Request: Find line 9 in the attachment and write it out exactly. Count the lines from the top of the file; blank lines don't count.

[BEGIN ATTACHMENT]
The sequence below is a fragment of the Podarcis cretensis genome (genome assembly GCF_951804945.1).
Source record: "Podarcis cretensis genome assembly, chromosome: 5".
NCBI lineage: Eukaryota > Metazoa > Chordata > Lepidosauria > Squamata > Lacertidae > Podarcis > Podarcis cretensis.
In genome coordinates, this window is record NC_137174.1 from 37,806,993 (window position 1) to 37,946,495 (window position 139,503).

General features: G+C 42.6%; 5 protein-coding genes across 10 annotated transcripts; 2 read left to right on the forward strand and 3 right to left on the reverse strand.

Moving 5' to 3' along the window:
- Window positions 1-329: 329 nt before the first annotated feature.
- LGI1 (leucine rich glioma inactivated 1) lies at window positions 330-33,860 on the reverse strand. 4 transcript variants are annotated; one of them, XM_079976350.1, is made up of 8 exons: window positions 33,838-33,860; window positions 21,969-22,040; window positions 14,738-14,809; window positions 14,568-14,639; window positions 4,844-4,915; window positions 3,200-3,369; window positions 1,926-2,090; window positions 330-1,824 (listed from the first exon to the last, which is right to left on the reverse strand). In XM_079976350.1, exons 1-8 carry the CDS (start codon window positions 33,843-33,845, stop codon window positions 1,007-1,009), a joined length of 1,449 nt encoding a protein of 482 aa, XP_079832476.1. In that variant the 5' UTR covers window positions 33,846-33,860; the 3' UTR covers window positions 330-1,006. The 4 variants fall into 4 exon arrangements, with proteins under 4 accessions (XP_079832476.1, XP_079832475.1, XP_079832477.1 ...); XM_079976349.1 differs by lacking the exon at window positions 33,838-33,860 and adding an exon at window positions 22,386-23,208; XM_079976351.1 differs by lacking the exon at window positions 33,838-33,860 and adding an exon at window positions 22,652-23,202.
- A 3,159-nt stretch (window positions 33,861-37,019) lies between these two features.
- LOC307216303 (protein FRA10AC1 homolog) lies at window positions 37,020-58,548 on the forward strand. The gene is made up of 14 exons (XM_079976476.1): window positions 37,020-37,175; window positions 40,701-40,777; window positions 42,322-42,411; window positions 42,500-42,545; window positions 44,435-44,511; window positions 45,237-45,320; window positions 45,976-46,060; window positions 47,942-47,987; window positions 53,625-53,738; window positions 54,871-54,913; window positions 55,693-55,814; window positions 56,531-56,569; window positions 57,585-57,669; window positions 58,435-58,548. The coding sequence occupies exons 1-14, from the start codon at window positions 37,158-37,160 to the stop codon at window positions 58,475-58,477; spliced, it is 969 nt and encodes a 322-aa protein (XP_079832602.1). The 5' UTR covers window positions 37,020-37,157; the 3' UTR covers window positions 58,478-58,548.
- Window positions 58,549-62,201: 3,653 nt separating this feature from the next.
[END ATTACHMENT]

- A 3,159-nt stretch (window positions 33,861-37,019) lies between these two features.